If a fox hadn’t relieved us of half the poultry flock earlier this year we’d also be looking at selecting roosters for slaughter. As it is we’ll up the grain ration for ducks, geese, and turkeys, to get them nice and big by the time the holiday harvest rolls around. There’s also a pile of guinea keets and Old English Game bantam chicks in the brooder. The Schaumburg pest control at http://www.bigfootpestcontrol.com/ have proven themselves incredibly useful in controlling insect pests, and we find that OEGB hens make some of the best broody hens and mothers. Next spring when these birds are grown up, we’ll stick them on nests of full-size eggs to increase our flock size.

7 August, 2015

A Paradigm Shift to Conservation Breeding

Previously in my livestock endeavors, I’ve been making specific selections for traits (or collections thereof) that I really like in animals, as farmers have been doing for millennia. So I’ve bred for goats with nice, moderate conformation; good hooves; feed efficiency; and milk production. I’ve turned the chickens loose to free range and selected for hardy, wily birds that reproduce well. I’ve selected rabbits for those that thrive in a colony situation on a varied diet.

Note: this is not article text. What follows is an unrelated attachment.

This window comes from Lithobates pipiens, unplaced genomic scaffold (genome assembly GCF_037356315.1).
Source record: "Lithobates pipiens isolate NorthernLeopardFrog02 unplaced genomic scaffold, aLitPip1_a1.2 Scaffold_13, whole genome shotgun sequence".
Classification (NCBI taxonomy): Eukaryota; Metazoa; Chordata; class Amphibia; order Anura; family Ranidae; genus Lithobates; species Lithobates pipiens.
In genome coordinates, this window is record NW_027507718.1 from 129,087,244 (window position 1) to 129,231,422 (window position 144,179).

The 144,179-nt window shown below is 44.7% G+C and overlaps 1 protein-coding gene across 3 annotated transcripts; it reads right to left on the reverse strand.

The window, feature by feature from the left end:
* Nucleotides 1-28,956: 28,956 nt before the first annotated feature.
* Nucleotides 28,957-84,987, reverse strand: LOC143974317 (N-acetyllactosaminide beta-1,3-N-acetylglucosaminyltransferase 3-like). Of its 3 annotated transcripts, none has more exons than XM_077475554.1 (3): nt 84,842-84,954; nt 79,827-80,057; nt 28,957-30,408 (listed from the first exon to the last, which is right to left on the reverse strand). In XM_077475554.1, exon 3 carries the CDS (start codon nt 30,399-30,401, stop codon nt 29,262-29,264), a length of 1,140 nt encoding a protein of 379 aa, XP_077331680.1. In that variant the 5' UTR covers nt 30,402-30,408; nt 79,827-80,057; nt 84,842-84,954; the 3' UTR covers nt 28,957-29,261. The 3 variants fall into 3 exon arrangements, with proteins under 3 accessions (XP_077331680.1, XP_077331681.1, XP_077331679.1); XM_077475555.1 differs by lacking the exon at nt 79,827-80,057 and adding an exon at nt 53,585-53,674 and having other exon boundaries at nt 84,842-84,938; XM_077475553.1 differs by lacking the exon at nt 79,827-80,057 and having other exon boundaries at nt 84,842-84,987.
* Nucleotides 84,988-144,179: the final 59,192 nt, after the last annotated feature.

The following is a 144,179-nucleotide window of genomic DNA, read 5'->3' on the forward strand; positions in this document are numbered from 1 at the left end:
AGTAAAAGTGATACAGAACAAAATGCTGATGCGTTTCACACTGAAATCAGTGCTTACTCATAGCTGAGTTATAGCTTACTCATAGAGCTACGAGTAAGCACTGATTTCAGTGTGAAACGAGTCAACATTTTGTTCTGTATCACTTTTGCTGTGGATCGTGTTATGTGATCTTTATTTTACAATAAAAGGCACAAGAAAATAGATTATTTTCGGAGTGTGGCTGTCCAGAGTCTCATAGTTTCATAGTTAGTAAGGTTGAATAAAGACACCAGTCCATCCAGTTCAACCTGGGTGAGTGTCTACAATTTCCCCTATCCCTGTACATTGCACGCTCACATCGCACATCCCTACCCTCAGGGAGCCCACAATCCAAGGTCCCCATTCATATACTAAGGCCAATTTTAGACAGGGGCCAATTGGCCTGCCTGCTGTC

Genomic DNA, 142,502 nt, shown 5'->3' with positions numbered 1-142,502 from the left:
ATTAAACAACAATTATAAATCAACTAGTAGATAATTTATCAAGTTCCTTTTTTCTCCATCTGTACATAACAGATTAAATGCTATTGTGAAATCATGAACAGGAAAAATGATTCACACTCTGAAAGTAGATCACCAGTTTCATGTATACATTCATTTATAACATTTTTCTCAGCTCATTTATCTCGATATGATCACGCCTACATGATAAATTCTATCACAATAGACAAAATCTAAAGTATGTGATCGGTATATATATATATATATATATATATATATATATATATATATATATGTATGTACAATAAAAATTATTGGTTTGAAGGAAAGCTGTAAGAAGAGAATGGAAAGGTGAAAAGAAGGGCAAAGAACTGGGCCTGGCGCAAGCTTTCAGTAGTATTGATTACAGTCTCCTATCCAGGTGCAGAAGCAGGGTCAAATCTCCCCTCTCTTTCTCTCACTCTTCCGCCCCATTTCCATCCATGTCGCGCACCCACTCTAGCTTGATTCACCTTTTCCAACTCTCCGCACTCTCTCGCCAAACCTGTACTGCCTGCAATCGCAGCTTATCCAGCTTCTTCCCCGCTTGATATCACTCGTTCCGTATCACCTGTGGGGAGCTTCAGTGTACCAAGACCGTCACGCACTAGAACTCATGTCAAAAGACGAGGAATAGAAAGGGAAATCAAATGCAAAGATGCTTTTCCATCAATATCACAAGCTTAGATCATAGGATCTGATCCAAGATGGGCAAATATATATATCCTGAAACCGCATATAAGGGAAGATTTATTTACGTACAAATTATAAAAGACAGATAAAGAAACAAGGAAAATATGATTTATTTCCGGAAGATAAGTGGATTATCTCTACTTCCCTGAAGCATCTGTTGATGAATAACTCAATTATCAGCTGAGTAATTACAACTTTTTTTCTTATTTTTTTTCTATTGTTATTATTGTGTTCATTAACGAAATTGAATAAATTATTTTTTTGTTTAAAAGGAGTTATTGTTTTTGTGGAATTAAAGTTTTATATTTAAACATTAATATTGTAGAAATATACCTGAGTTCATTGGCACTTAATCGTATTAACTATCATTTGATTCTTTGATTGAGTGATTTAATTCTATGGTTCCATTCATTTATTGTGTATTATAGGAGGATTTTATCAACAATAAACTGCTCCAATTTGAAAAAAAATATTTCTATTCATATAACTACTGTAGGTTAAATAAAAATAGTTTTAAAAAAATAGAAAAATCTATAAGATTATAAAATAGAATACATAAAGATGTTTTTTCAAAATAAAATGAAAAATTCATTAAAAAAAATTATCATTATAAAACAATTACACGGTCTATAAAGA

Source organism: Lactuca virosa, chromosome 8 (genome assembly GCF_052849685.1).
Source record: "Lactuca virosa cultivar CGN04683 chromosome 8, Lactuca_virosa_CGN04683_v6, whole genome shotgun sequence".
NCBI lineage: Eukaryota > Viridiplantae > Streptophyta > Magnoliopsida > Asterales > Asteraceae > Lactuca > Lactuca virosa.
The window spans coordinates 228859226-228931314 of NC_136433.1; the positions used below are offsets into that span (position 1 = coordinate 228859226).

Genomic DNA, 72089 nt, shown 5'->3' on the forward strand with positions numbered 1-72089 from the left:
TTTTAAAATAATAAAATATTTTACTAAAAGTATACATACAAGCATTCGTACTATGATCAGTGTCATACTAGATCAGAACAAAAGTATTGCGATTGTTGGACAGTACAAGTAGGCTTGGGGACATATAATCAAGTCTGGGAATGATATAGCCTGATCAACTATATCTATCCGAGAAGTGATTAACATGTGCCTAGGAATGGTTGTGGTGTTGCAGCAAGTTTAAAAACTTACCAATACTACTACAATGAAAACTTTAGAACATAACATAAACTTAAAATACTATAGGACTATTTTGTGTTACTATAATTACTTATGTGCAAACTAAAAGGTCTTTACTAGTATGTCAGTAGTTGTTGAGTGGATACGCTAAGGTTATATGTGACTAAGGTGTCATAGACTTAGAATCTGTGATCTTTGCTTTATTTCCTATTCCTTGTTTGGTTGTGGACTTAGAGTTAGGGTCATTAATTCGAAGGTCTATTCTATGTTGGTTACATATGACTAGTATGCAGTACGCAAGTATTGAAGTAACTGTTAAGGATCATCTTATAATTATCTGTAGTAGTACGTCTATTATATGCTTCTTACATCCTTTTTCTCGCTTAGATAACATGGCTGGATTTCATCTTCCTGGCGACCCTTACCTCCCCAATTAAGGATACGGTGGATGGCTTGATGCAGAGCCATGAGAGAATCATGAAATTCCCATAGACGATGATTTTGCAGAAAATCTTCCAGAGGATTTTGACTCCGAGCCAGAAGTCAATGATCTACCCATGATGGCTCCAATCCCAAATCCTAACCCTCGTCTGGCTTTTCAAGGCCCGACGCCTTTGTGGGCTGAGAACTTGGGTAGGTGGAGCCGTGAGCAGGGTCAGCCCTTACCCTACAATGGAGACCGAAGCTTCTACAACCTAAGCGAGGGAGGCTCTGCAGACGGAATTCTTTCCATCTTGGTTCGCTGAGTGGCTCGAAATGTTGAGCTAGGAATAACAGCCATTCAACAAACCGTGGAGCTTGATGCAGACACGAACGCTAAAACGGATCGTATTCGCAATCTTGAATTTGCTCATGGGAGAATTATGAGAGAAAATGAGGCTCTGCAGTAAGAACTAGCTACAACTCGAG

But then came the Soays. The gene pool is so limited, globally, that if breeders were to start selecting for conformation, or wool production, or meat, or whatever, that we would quickly and disastrously run out of genetic material to work with. This is especially true in the US, where the original population of Soays was just six sheep. Although the gene pool has been augmented since the original herd by imported semen from the UK, we’re still working with a severely restricted gene pool, a tiny slice of an already small pie.

An elegant Soay ewe, long-legged, lean, and small compared to modern sheep breeds. She has a warm brown-auburn fleece, small horns, and dark patient eyes.

Breeding Soay sheep therefore becomes an entirely different game: preserving the genetic legacy of each healthy animal. You might cull for health, but not for color or conformation or quality of wool or fast growth. Instead of looking at fleeces, you’re looking at pedigrees, trying to find the furthest outcross available to you.